Graham Richmond is a teacher at East Glendalough Secondary School, Wicklow town, and the author of a free ebook produced by Folens about the transition from primary to secondary.

“Children are going from being the biggest fish in a small pond to the smallest fish in a big pond, at the same time as they undergo mental and hormonal changes – and in a pandemic,” he says.

Helping your child adjust can mean not passing on your own attitudes to education or particular subjects, such as Irish; helping them adjust to a new routine, and being open to talking informally – in the car or while they’re helping in the kitchen can be the best time to ask about school, Richmond advises.

Children living in poverty, children who experience abuse and children in homes where there is domestic abuse or addiction issues face a dire situation.

Students who struggled in primary school can easily fall between the cracks and be labelled a troublemaker, and many of them may be on reduced timetables

“We know that some children will have missed out more than others and that there have been different levels of support in the home for various reasons,” says Richmond. “There could be struggles with school refusal. Schools, including ours, will have to lower expectations in terms of what they expect from incoming first years. Social distancing will also be a challenge, although children are adaptable.”

Many children have had to take on responsibility for minding younger siblings or haven’t had access to devices or wifi, making it harder to engage some children in learning outside of school.

Every year more than 1,000 children do not transition from primary to secondary school, and there are fears this figure could grow.

“The playing field is becoming more uneven,” says Lucy Masterson, chief executive of the Irish Youth Foundation, an organisation that raises funds to provide grants to meet the needs of vulnerable children and young people.

“Pupils go from one teacher to seven or more, who need to cover a curriculum. Students who struggled in primary school can easily fall between the cracks and be labelled a troublemaker, and many of them may be on reduced timetables. I had so much support starting school, but imagine a child who hasn’t had her uniform bought, or the books, doesn’t know where the school might be.

“I’ve never come across any teenager who is self-motivated to go to school; for many children the dedicated youth workers and home-school liaison teachers carry them through, but without their support over the last few months to prepare them for the transition, the prospects are bleak.”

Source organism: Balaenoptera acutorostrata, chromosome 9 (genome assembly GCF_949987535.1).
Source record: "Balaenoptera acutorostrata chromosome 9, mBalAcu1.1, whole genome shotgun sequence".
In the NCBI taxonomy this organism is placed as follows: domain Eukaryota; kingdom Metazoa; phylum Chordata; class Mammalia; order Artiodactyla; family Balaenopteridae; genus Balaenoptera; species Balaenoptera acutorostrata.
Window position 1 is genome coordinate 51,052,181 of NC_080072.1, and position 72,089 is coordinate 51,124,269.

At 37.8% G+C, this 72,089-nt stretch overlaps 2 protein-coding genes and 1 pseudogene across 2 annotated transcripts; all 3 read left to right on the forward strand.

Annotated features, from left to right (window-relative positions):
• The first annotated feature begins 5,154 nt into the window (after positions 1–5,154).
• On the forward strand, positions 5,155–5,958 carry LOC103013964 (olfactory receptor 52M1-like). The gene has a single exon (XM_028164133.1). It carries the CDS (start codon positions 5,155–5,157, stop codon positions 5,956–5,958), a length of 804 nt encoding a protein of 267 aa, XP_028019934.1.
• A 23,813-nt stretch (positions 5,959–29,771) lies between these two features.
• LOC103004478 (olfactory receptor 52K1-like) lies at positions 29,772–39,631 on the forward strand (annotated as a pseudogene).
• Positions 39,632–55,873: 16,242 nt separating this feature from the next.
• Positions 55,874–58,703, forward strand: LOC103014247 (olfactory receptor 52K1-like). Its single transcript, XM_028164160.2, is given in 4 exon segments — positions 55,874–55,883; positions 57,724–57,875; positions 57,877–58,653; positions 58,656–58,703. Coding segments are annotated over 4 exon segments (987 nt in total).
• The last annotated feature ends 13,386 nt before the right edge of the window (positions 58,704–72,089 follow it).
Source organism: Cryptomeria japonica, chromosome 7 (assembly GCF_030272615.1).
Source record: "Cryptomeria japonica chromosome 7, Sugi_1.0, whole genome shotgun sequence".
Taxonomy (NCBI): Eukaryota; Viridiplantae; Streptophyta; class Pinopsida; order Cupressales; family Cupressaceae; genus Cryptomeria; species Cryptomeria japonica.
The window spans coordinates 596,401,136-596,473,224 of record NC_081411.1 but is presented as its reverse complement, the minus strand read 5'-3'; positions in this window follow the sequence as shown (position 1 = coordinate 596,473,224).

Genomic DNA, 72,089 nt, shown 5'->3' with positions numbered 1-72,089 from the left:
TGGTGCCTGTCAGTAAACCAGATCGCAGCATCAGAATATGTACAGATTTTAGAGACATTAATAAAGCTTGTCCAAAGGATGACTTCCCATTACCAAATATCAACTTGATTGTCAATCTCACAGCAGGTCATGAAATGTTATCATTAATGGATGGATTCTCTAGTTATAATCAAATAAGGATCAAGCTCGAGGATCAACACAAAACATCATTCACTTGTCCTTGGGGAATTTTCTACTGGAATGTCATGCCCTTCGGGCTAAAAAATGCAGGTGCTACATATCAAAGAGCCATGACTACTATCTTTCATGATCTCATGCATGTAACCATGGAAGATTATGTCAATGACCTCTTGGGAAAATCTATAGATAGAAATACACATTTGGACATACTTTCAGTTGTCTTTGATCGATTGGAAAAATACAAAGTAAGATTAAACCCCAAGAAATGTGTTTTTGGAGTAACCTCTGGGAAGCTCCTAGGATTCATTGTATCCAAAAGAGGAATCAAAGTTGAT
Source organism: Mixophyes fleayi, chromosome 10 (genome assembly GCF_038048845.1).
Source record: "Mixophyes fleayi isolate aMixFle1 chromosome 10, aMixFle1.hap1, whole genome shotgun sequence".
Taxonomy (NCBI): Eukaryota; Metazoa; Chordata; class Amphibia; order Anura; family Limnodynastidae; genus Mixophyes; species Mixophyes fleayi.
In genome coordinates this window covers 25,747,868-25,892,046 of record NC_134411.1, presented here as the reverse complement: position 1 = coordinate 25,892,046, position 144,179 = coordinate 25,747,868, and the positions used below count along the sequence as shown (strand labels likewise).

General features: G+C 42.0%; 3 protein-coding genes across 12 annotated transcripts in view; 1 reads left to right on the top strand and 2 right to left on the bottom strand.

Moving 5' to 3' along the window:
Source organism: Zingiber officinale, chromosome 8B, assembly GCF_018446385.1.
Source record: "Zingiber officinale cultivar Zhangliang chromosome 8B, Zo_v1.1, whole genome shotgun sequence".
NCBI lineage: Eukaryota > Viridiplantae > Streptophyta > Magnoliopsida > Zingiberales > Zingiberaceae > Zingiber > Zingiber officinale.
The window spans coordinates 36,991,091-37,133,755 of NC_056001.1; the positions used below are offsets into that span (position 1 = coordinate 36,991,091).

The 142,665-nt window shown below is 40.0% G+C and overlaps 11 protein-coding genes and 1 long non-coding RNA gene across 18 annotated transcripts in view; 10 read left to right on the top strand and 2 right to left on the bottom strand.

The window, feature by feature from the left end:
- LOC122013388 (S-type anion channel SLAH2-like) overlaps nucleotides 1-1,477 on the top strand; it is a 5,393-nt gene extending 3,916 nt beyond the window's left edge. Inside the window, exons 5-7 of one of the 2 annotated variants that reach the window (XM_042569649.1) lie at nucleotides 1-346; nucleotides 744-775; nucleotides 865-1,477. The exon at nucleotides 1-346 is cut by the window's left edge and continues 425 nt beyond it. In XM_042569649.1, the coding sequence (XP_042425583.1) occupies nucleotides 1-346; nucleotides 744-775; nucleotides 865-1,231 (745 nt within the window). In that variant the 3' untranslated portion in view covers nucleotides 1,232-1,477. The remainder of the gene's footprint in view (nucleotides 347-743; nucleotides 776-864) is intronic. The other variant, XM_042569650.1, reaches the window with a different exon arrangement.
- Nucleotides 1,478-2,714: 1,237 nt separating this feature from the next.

Masterson says youth workers predict a physical and mental health crisis affecting the poorest families between now and September. It is one reason why the foundation is launching a €500,000 fund to support youth work projects around Ireland.

“We need a radical overhaul of the status quo, and the role of after-school clubs, youth groups and youth mentoring services will be core in rebuilding the class of 2020,” she says.

“We also need a focus on critical transition years over the month of August, with summer-school programmes to get them up to speed; the infrastructure is there with youth work projects around the country.”


1. Talk about changes with your child well in advance.

2. Give your child some leeway: quiet time during the first couple of weeks is important as they may find the adjustment tiring.

3. Encourage independence: if your child is going to have to take a bus or cycle on their own, try to have a few practice sessions.

4. Don’t leave things to the last minute: if your child has to wear a tie, make sure they know how to tie it!

5. Help your child get more responsible: at second level, especially, children will have to organise themselves far more.

6. Familiarity breeds confidence: check out the school website, arrange a chat with an older child already at the school if they don’t know any.

7. Get your child ready to make new friends: talk about making new friends and discuss how they did it when they last made new friends.

8. Talk about nerves: it’s normal to be apprehensive about a big change.